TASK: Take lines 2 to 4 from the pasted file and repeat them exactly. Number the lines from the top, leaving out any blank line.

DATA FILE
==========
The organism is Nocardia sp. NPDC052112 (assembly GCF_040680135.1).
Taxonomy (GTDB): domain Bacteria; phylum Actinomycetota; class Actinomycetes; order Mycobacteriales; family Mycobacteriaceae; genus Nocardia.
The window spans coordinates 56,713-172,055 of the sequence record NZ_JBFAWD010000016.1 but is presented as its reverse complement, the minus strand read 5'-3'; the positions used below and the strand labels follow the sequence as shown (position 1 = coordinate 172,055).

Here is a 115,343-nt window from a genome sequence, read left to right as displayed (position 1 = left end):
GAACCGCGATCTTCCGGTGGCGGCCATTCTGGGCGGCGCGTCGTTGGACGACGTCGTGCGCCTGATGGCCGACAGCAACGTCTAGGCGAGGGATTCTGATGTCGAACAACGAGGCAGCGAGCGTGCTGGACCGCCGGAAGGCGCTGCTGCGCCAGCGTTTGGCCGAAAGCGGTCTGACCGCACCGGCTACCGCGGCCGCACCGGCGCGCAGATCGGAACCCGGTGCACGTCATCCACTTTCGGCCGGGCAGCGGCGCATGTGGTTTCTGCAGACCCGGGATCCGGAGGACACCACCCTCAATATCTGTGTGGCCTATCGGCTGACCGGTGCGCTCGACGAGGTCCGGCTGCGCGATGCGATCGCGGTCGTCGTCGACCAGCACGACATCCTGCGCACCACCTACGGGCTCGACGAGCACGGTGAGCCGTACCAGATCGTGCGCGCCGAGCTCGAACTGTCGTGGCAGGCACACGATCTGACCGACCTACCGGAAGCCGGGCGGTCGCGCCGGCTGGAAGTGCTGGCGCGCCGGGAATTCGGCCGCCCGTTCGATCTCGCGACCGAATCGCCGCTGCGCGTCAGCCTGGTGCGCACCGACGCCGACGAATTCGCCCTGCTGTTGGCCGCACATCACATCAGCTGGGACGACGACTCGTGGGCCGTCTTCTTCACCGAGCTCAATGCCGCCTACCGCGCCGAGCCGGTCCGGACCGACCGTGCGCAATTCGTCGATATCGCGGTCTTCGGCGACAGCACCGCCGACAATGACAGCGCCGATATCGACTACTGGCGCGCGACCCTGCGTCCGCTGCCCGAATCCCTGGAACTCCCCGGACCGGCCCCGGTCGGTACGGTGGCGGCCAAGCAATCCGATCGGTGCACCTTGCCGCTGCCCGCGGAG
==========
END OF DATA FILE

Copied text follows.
Taxonomy (GTDB): domain Bacteria; phylum Actinomycetota; class Actinomycetes; order Mycobacteriales; family Mycobacteriaceae; genus Nocardia.
The window spans coordinates 56,713-172,055 of the sequence record NZ_JBFAWD010000016.1 but is presented as its reverse complement, the minus strand read 5'-3'; the positions used below and the strand labels follow the sequence as shown (position 1 = coordinate 172,055).

Here is a 115,343-nt window from a genome sequence, read left to right as displayed (position 1 = left end):